ByBenjamin Marlatt, writer at

Predestination centers on the life of a Temporal Agent (Ethan Hawke) who works for a mysterious organization that sends their members back in time to prevent future killers from committing their crimes. Now, on his final assignment, the Agent must confront the one killer that has eluded him throughout his career and prevent him from committing a devastating attack that will kill thousands of innocent lives.

Predestination is the sorta sci-fi film that comes around every now and then that requires a little more concentration from its viewers than most sci-fi films that come out today. There are no big action setpieces or spectacular visual effects, yet there’s still something big and ambitious in regard to the story and characters being presented here.

Sibling filmmaking duo Michael and Peter Spierig previously made 2010’s Daybreakers (which also starred this film’s star Ethan Hawke), a fresh and intriguing take on the vampire genre that I found to be quite fun. Now they’re tackling time travel, a genre that’s not all that easy to pull off. You always run the risk of falling prey to plot holes, gimmicks, implausibilities, and ripping other similarly themed films, the latter of which would be one of the few downsides to this film. It’s nearly impossible to watch this and not think of either Looper or Minority Report, which Predestination is, in a way, a combination of the two.

Yet, as I just mentioned, this is the type of sci-fi that requires our attention, and the Spierig brothers accomplish that. Adapting from Robert A. Heinlein’s short story “All You Zombies”, the Spierigs stay mostly true to the source material, throwing in a detective thriller element with a time-hopping terrorist known as the “Fizzle Bomber”. While the production element is low-key, the brothers stick to the timeline Heinlein has set (the story was written in 1959) instead of updating the dates, giving the film a futuristic film noir-ish touch that looks great even for its small-scale approach.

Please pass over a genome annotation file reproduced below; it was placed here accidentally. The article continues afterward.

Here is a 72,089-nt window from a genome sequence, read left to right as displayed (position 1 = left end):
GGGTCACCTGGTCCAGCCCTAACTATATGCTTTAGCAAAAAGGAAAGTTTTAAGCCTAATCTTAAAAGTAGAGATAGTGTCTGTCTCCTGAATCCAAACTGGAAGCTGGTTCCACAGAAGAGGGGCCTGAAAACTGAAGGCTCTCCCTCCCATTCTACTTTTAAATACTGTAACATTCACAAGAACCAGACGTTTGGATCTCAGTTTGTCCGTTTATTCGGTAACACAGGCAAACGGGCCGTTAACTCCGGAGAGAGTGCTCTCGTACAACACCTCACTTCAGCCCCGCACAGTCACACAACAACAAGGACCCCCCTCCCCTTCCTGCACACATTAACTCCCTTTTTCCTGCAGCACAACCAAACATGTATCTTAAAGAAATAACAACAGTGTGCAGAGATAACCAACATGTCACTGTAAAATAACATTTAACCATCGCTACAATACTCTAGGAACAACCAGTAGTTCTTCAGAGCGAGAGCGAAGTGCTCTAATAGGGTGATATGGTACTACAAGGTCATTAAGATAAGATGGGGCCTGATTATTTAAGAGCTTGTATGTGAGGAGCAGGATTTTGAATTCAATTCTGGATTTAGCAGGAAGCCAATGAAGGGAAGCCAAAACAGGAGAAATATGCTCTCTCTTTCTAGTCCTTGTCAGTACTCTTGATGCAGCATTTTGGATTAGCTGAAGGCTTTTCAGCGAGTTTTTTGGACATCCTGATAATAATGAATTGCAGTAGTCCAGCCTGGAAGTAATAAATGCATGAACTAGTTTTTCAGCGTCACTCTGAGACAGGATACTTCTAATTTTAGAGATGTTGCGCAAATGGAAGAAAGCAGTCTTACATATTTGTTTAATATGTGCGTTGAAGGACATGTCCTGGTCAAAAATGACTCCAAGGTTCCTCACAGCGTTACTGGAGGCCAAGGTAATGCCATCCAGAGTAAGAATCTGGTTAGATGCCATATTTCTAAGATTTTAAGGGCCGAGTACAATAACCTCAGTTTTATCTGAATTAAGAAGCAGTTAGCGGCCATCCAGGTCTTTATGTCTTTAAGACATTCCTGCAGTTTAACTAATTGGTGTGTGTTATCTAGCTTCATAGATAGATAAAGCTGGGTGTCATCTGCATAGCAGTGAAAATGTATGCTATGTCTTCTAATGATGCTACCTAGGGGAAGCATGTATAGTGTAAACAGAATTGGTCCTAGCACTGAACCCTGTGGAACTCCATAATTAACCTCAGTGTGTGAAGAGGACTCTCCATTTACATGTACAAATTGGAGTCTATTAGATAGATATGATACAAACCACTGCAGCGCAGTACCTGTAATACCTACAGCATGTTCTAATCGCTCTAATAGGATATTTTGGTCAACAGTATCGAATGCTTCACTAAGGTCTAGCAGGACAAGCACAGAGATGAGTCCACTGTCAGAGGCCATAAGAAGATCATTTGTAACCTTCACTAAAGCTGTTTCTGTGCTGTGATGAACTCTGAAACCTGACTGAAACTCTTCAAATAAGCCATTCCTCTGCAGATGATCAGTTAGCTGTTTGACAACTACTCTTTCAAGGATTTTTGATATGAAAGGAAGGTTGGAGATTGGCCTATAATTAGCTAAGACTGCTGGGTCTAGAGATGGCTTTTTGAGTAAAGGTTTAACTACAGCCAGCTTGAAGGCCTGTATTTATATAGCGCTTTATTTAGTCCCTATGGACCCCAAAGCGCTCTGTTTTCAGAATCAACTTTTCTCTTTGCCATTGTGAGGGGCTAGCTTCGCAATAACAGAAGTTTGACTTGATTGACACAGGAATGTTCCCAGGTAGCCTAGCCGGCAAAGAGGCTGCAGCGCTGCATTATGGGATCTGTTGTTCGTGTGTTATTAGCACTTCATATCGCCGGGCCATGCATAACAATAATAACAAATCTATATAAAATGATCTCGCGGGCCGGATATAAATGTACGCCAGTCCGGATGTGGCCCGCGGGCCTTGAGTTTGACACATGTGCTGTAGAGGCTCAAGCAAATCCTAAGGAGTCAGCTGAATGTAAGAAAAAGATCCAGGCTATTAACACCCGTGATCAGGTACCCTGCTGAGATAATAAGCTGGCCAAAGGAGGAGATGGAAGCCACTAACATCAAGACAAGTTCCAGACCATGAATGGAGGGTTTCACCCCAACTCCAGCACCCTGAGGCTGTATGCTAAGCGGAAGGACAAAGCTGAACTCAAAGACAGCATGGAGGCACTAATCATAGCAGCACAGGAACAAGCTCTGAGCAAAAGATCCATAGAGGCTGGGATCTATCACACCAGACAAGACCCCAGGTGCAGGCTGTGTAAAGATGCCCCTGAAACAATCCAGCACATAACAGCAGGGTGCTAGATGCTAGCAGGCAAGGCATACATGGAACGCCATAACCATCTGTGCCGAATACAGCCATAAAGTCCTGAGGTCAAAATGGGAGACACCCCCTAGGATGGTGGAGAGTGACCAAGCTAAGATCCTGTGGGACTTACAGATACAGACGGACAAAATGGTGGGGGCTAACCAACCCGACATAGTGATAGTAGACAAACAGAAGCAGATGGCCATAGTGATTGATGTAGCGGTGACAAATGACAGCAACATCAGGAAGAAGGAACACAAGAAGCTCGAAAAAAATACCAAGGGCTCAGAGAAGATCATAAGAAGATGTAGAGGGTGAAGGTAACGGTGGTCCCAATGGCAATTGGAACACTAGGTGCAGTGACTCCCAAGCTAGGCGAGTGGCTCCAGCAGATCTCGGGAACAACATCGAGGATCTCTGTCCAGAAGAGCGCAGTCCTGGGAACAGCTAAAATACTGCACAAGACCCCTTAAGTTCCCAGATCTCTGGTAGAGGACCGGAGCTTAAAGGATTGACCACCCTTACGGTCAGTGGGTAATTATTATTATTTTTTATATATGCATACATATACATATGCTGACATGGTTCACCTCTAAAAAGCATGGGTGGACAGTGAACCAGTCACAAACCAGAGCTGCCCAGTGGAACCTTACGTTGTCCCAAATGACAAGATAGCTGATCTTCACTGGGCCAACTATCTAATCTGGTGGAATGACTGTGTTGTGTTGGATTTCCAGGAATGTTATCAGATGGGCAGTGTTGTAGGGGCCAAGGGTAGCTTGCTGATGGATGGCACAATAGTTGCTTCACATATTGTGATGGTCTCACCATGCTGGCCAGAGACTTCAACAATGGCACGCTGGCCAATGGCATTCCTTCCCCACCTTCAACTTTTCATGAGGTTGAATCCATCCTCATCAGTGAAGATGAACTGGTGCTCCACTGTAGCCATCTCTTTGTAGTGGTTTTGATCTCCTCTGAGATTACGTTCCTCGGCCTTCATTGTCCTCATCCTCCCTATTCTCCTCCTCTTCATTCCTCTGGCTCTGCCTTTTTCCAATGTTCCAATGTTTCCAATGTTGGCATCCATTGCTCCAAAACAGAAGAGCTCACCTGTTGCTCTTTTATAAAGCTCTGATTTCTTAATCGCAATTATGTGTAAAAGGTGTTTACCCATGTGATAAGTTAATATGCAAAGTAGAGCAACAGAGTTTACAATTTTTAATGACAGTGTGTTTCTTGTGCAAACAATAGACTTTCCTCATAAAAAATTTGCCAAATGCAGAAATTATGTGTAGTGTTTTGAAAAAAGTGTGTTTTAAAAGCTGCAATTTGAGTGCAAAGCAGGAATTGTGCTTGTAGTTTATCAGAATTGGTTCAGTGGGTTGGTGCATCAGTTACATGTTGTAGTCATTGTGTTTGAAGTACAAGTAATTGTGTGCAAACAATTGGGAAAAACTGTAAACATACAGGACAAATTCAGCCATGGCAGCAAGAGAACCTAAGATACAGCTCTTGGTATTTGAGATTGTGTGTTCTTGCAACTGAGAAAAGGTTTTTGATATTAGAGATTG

As for the story, I really can’t divulge much about it without giving away spoilers. The title and central theme of the film refers to the idea, often talked about in philosophical and religious circles, of predestination – events predetermined to exist outside the realm of freewill. Not all questions the Spierigs pose get answered, but they still make for a more thought-provoking form of genre fare that manages to play with our minds as more and more of the story unfolds. Granted, some of the puzzle pieces you can anticipate coming, but seeing how they all come together is what makes the film so much fun, and it may require a second viewing to see if they really do all fit. If you pay close enough attention, you will be able to pick out certain clues.

Giving the story its depth are Ethan Hawke and Sarah Snook, both delivering terrific performances. Hawke is in top form here, bringing soul and empathy to what could’ve been another “agent on a lethal mission” trope set right before our eyes. However, despite Hawke getting top-billing, it’s Snook who steals the show. That’s not to downplay Hawke’s contribution here; both he and Snook are great together, but Snook has by far the most complex role out of the two and she hits it out of the park, displaying a pitch-perfect range of emotions that hit all the right notes. Prior to this film, I was unfamiliar with the Australian actress’s work, but hopefully this shines a spotlight on her for further opportunities.

Predestination may not be breaking new ground with the sci-fi/time travel genre, but the Spierig brothers still have crafted together an engaging mind-twister of a film that features expected strong performance work from Ethan Hawke and a star-making turn from Sarah Snook. While it’s certainly the type of sci-fi that requires more patience from its viewers, forgoing the usual action blockbuster style that most in the genre follow, it’s patience that is well-rewarded as you see the pieces of the story’s puzzle come together in a fun, effective manner.

I give Predestination a B+ (★★★).

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